Restartable Active Directory Domain Services (RADDS) is one of those new features in Windows Server 2008 that seems to be relatively unimportant at first glance. However, in certain environments it might be a killer feature. It enables you to stop or restart Active Directory Domain Services (AS DS) on a Domain Controller for maintenance tasks.
- Poll: How reliable are ChatGPT and Bing Chat? - Tue, May 23 2023
- Pip install Boto3 - Thu, Mar 24 2022
- Install Boto3 (AWS SDK for Python) in Visual Studio Code (VS Code) on Windows - Wed, Feb 23 2022
For instance, you could do an offline defragmentation or restart the AD DS after a security update. In Windows Server 2003 you had to reboot the whole server or even boot the server into Directory Services Restore Mode. This is still possible with Windows Server 2008, but shutting down the Active Directory Domain Services is certainly much more convenient and reduces downtime. Another important advantage is that other applications running on the DC are not affected.
This manual states that you can use the Component Services snap-in to restart AD DS, but I didn't even find the "Services node" in Windows Server 2008 Beta 3. You can stop or restart the AD DS with the Services snap-in. However, the Domain Controller service mentioned in the manual doesn't exist either. In Beta 3 the name simply is "Active Directory Domain Services". When I stopped the AD DS, the Services snap-in also shut down Kerberos Key Distribution Center, Intersite Messaging, DNS Server, and DFS replication.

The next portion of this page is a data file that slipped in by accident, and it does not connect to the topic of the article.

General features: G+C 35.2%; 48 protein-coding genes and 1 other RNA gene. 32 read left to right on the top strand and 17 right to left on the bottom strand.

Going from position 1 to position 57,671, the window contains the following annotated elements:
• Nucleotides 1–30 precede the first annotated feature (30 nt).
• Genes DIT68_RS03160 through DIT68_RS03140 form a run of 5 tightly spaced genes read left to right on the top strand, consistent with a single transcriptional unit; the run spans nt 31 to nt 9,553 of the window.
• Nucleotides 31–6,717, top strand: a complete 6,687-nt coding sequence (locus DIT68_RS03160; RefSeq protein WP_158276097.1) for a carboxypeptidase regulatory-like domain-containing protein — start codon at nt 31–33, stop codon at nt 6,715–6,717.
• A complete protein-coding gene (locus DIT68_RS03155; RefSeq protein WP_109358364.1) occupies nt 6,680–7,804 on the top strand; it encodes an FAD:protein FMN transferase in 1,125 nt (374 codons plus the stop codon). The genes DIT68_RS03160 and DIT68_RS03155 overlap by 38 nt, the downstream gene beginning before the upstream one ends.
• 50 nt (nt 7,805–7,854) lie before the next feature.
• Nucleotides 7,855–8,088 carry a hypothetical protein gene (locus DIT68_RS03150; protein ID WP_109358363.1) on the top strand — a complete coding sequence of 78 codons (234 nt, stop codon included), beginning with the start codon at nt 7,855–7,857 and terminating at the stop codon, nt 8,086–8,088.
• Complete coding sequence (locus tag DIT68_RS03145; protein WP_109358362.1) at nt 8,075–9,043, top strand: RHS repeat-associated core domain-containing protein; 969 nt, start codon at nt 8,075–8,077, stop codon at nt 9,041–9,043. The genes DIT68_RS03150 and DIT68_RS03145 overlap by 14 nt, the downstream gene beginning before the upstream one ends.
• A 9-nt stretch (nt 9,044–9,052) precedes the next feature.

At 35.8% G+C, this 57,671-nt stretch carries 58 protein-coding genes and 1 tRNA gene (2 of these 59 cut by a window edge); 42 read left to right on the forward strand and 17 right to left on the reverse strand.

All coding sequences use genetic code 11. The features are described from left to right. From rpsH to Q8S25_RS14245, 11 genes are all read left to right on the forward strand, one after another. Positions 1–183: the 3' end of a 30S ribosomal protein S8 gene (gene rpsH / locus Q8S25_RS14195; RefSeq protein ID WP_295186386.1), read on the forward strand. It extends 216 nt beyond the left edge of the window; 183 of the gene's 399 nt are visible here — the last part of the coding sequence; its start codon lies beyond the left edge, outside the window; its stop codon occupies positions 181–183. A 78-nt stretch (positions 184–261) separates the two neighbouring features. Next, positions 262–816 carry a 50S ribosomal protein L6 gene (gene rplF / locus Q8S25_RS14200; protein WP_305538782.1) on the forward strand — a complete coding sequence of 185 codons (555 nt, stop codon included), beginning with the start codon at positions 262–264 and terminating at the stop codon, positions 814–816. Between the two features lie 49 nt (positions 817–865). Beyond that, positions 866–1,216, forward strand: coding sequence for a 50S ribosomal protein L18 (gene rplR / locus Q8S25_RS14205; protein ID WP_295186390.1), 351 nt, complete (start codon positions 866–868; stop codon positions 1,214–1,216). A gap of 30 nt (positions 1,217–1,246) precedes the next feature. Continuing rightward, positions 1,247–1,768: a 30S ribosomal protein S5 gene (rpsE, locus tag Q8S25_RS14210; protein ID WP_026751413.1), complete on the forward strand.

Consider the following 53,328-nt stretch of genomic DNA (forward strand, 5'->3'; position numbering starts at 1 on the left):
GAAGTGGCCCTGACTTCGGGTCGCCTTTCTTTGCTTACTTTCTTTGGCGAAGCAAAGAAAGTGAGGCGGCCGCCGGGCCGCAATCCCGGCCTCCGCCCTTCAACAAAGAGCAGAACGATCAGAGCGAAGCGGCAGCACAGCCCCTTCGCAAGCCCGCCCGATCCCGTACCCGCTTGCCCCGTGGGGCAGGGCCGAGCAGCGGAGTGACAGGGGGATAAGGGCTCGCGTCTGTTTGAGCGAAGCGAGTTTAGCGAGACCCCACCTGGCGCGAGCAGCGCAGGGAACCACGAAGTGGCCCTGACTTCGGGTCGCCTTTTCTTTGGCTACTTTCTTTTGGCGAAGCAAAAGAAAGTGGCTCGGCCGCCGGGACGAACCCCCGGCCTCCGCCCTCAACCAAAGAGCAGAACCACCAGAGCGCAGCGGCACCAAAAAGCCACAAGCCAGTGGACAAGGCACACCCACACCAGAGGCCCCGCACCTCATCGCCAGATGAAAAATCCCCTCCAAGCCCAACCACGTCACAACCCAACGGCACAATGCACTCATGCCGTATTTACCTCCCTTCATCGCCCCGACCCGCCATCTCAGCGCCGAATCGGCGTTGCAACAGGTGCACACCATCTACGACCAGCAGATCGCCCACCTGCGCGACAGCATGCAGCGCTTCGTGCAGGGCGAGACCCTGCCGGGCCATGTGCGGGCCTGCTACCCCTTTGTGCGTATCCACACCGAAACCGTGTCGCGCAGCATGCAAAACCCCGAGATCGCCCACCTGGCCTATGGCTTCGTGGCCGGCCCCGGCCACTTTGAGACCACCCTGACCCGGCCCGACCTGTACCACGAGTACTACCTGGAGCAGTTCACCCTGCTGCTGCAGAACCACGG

The manual asserts that you can logon locally with disabled AD DS, like it is possible in Directory Services Restore Mode, but this didn't work in my test. However, I was able to logon as long as there was another DC online. A DC with disabled AD DS acts like a normal member server. When I started AD DS again, the services snap-in didn't start the other services that were shutdown before automatically. So, one has to do that manually.
Subscribe to 4sysops newsletter!
I think this feature is especially interesting for smaller organizations with only one DC. If your DC also hosts other applications, you will certainly appreciate the fact that you don't have to reboot the whole server for AD maintenance work. In general, however, I wouldn't recommend using a DC for other purposes.